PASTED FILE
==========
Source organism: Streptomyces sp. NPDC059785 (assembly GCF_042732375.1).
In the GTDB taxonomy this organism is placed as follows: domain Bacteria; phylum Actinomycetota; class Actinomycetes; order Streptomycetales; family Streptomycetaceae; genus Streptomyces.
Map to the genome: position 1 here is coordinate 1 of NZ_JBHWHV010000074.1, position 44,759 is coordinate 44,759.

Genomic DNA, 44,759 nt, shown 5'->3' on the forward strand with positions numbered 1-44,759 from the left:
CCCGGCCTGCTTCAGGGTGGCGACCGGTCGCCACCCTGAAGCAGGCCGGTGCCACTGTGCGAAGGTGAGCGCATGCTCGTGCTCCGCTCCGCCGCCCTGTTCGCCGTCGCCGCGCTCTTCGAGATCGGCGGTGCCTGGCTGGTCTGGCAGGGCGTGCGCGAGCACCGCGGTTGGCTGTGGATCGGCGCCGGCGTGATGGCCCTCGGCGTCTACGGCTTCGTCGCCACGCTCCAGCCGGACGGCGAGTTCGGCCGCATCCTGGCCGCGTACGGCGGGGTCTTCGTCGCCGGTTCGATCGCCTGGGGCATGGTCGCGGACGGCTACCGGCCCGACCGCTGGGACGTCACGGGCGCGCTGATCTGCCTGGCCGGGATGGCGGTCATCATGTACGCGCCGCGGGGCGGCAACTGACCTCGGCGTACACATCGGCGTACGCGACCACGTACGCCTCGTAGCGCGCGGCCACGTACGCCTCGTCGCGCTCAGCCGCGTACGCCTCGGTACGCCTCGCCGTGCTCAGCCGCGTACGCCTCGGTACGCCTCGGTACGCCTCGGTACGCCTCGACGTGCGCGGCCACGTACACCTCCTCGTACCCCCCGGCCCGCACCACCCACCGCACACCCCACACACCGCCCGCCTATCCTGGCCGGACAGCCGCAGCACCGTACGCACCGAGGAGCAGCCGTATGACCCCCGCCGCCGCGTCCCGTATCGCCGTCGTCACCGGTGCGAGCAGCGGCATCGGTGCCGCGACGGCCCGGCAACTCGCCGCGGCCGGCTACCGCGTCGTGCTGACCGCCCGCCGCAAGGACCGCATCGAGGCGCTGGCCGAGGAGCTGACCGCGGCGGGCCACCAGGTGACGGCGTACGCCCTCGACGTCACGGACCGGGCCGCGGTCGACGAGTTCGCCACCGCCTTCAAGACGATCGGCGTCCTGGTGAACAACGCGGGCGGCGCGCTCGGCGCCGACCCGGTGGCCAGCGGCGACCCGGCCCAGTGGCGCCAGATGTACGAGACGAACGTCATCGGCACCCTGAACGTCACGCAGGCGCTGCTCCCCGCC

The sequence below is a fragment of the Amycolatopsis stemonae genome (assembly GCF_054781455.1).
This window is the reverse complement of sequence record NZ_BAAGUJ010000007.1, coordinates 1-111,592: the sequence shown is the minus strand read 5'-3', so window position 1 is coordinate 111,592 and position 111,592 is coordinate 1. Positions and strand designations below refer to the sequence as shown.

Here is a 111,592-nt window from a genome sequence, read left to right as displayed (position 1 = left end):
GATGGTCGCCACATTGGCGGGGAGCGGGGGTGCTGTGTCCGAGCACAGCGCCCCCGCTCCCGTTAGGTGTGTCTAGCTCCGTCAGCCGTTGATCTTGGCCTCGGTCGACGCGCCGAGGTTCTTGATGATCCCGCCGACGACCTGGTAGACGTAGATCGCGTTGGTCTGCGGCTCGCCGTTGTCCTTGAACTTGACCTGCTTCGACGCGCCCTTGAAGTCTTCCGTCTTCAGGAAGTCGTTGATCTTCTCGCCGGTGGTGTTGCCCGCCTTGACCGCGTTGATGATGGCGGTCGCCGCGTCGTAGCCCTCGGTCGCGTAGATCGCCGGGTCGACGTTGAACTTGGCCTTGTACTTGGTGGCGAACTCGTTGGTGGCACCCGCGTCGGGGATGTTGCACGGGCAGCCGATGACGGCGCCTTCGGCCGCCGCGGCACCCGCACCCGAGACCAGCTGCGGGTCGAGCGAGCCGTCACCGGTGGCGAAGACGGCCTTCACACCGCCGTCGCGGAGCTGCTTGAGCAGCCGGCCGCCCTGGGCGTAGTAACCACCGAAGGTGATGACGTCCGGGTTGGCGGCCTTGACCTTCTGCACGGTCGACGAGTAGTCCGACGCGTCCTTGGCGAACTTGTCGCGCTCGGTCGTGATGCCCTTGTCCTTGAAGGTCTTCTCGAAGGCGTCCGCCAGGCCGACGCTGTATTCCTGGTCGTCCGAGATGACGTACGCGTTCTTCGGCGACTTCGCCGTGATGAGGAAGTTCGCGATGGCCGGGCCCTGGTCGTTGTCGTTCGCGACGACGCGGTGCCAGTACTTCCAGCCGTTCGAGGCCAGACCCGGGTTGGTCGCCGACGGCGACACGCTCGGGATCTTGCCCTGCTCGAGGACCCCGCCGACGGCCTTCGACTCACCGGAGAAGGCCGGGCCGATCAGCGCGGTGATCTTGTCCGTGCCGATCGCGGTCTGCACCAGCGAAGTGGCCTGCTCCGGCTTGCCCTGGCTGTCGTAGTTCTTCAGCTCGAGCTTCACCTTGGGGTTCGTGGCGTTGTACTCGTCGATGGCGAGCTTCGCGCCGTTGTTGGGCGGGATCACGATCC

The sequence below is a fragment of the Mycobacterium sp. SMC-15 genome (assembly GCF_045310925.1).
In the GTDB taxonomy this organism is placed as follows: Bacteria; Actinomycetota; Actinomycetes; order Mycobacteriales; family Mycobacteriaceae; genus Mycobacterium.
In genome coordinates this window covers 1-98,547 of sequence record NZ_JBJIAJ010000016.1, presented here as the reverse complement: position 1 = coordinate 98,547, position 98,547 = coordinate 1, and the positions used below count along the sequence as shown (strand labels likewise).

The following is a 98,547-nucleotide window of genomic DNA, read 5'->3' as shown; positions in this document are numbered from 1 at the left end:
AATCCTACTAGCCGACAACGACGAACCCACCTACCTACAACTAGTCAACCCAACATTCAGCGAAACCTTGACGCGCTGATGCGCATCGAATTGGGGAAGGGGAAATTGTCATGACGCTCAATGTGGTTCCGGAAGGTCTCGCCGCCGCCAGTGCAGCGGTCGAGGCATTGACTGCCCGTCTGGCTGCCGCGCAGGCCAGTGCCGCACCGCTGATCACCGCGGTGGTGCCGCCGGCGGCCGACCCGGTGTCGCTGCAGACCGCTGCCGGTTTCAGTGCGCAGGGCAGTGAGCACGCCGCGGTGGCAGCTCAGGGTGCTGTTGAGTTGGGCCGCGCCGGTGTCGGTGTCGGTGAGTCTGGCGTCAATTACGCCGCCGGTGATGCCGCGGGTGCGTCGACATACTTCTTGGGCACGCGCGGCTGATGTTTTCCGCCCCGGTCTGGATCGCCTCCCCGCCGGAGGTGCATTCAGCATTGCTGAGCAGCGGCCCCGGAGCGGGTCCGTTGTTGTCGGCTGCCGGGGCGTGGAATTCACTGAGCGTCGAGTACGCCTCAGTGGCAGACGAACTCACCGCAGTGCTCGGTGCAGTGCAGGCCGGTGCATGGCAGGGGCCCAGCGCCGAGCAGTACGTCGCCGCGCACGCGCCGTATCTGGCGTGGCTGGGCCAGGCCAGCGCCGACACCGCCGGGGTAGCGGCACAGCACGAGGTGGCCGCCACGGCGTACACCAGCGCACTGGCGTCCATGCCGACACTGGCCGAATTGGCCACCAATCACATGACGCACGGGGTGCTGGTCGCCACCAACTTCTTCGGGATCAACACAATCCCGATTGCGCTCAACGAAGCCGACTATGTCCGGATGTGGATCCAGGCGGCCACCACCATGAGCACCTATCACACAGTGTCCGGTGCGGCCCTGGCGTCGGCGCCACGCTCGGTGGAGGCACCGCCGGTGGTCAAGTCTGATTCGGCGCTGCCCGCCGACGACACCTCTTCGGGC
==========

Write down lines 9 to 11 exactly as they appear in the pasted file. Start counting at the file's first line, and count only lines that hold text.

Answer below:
GATGGTCGCCACATTGGCGGGGAGCGGGGGTGCTGTGTCCGAGCACAGCGCCCCCGCTCCCGTTAGGTGTGTCTAGCTCCGTCAGCCGTTGATCTTGGCCTCGGTCGACGCGCCGAGGTTCTTGATGATCCCGCCGACGACCTGGTAGACGTAGATCGCGTTGGTCTGCGGCTCGCCGTTGTCCTTGAACTTGACCTGCTTCGACGCGCCCTTGAAGTCTTCCGTCTTCAGGAAGTCGTTGATCTTCTCGCCGGTGGTGTTGCCCGCCTTGACCGCGTTGATGATGGCGGTCGCCGCGTCGTAGCCCTCGGTCGCGTAGATCGCCGGGTCGACGTTGAACTTGGCCTTGTACTTGGTGGCGAACTCGTTGGTGGCACCCGCGTCGGGGATGTTGCACGGGCAGCCGATGACGGCGCCTTCGGCCGCCGCGGCACCCGCACCCGAGACCAGCTGCGGGTCGAGCGAGCCGTCACCGGTGGCGAAGACGGCCTTCACACCGCCGTCGCGGAGCTGCTTGAGCAGCCGGCCGCCCTGGGCGTAGTAACCACCGAAGGTGATGACGTCCGGGTTGGCGGCCTTGACCTTCTGCACGGTCGACGAGTAGTCCGACGCGTCCTTGGCGAACTTGTCGCGCTCGGTCGTGATGCCCTTGTCCTTGAAGGTCTTCTCGAAGGCGTCCGCCAGGCCGACGCTGTATTCCTGGTCGTCCGAGATGACGTACGCGTTCTTCGGCGACTTCGCCGTGATGAGGAAGTTCGCGATGGCCGGGCCCTGGTCGTTGTCGTTCGCGACGACGCGGTGCCAGTACTTCCAGCCGTTCGAGGCCAGACCCGGGTTGGTCGCCGACGGCGACACGCTCGGGATCTTGCCCTGCTCGAGGACCCCGCCGACGGCCTTCGACTCACCGGAGAAGGCCGGGCCGATCAGCGCGGTGATCTTGTCCGTGCCGATCGCGGTCTGCACCAGCGAAGTGGCCTGCTCCGGCTTGCCCTGGCTGTCGTAGTTCTTCAGCTCGAGCTTCACCTTGGGGTTCGTGGCGTTGTACTCGTCGATGGCGAGCTTCGCGCCGTTGTTGGGCGGGATCACGATCC

The sequence below is a fragment of the Mycobacterium sp. SMC-15 genome (assembly GCF_045310925.1).
In the GTDB taxonomy this organism is placed as follows: Bacteria; Actinomycetota; Actinomycetes; order Mycobacteriales; family Mycobacteriaceae; genus Mycobacterium.